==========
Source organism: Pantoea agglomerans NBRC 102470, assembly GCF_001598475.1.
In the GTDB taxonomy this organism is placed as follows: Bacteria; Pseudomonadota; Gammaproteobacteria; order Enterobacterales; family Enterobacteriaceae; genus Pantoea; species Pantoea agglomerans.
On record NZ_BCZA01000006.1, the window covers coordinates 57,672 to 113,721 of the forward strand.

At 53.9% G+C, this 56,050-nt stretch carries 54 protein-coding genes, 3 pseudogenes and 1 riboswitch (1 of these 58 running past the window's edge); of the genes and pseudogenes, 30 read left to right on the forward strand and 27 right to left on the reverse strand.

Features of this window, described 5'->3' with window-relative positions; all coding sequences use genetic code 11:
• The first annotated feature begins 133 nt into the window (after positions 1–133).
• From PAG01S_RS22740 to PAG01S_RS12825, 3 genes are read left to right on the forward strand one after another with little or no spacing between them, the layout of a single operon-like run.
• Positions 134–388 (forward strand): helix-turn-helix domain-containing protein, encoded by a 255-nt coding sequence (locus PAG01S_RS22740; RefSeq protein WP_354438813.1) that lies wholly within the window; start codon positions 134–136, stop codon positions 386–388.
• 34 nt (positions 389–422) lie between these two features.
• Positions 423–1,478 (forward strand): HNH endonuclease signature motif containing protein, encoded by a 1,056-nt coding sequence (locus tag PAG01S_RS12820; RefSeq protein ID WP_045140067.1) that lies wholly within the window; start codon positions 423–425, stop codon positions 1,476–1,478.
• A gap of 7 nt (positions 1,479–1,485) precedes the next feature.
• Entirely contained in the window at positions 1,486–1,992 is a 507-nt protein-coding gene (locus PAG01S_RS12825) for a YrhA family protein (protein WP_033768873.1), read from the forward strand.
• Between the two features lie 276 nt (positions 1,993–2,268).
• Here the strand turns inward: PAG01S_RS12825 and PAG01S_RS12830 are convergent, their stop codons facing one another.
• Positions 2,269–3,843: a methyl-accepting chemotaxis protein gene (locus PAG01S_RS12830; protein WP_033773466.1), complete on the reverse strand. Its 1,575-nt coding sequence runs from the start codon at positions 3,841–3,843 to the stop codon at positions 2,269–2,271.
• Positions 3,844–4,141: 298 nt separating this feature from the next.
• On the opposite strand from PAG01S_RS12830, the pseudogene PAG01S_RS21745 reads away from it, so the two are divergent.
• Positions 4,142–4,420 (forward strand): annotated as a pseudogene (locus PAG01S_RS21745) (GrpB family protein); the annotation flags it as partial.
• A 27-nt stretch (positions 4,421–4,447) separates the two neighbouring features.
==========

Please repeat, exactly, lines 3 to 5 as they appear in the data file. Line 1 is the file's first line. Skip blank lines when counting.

On record NZ_BCZA01000006.1, the window covers coordinates 57,672 to 113,721 of the forward strand.

At 53.9% G+C, this 56,050-nt stretch carries 54 protein-coding genes, 3 pseudogenes and 1 riboswitch (1 of these 58 running past the window's edge); of the genes and pseudogenes, 30 read left to right on the forward strand and 27 right to left on the reverse strand.

Features of this window, described 5'->3' with window-relative positions; all coding sequences use genetic code 11: